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How close to reality is cashless retail?

In a world that is increasingly cashless, banknotes and coins seem to have become something of a novelty. Is cash already halfway out the door?

By Julia Steel | October 12, 2018 | News

The bartender laughed and peered at the cash I was settling my tab with.

“What is this? I haven’t seen this in a long time!” he joked.

Cash is becoming less and less common these days, sometimes seen rarely even by those in cash-handling roles. Many shoppers today see physical coins and banknotes as possessing a different value to those little (or big) numbers in our bank accounts, the invisible credits that we spend so much time working for.

Even amongst my friends, who are in their early twenties, cash in hand is thought of as free money, so tips from hospo jobs are spent haphazardly. They’re certainly not in the weekly budget.

In shops the Eftpos machine is almost always primed for payment before my card has even appeared.

We are no longer asked “Cash or card?”

ATMs are disappearing from smaller towns and suburbs, and rumours of cheques being phased out are swirling.

The ‘money tree’ you might have once imagined might be becoming irrelevant. I wonder if maybe it will one day be credit cards or units of cryptocurrency that grow on trees.

Despite all appearance to the contrary, however, this year has seen more cash in circulation than ever, according to information published by the Reserve Bank of New Zealand.

There are more units of each denomination in the hands of the public than ever before, excluding $1 and $2 coins, which have declined slightly in popularity. The data does not include coins with cent face values.

This is means that Currency in Circulation (CIC) has increased at a faster rate than the GDP between 2006 and 2016, according to comparisons released by the Federal Reserve Bank of San Francisco.

Norway and Sweden are the only countries to buck this trend globally with a decrease in CIC over the same period.

Maybe these Scandinavian countries are just ahead of the curve, as more countries in Africa and Asia move to normalise and encourage cashless payments.

Nigeria has put a policy in place called the Cash-less Nigeria Project which introduced cash handling fees and encourages online banking and electronic payments. The intention is to decrease cash related crime and strengthen the economy.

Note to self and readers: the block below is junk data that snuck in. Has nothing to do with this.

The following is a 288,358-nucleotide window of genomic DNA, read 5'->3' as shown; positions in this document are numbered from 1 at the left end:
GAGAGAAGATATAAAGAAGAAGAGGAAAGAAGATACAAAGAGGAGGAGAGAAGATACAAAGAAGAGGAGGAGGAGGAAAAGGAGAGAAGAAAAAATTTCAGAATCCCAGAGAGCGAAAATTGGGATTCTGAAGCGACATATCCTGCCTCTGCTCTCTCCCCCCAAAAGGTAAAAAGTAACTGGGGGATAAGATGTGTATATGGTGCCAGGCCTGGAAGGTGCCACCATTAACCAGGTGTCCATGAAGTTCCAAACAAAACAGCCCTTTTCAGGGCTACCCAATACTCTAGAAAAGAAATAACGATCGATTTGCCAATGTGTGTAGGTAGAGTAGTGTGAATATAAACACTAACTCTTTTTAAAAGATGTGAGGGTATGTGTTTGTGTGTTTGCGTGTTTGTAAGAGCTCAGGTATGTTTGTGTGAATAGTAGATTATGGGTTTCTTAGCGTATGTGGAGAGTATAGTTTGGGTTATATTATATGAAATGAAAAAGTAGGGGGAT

Almost all Kenyans with a bank account – more than half – use mobile banking while South Korea intends to be a cashless society in 2020 by focussing on cryptocurrencies and blockchain.

China’s use of mobile payment apps has increased more than an astronomical 65 percent since 2005, with the use of Alipay and Wechat. It produced an astounding 50 percent of the world’s digital payments in 2017.

Running a cashless business in New Zealand

In New Zealand, Westpac media relations manager Will Hines says apps like Westpac Pay and Westpac Get Paid are assisting consumers and retailers in going cashless.

“Across the industry ATM usage is declining and people are increasingly using Eftpos, debit and credit cards for their purchases, as well as apps on smartphones.

“We are likely to see an increasing number of businesses try out a cashless approach, especially those who have customers from a particular demographic.”

Toast Martinborough is one such event. General manager Anna Nielson has seen the benefits of a digital payment system for both the customers and event organisers of the wine festival since the change to cashless in 2016.

“We have moved to a cashless system because of the convenience of having a hands-free payment solution for our festival goers. I.e. there is no need to juggle around cash while you are holding a glass in one hand and more often than not a plate of food in the other.”

Westpac's Hines adds, “One of the big savings is time - not carrying cash means retailers will spend much less time on bookkeeping.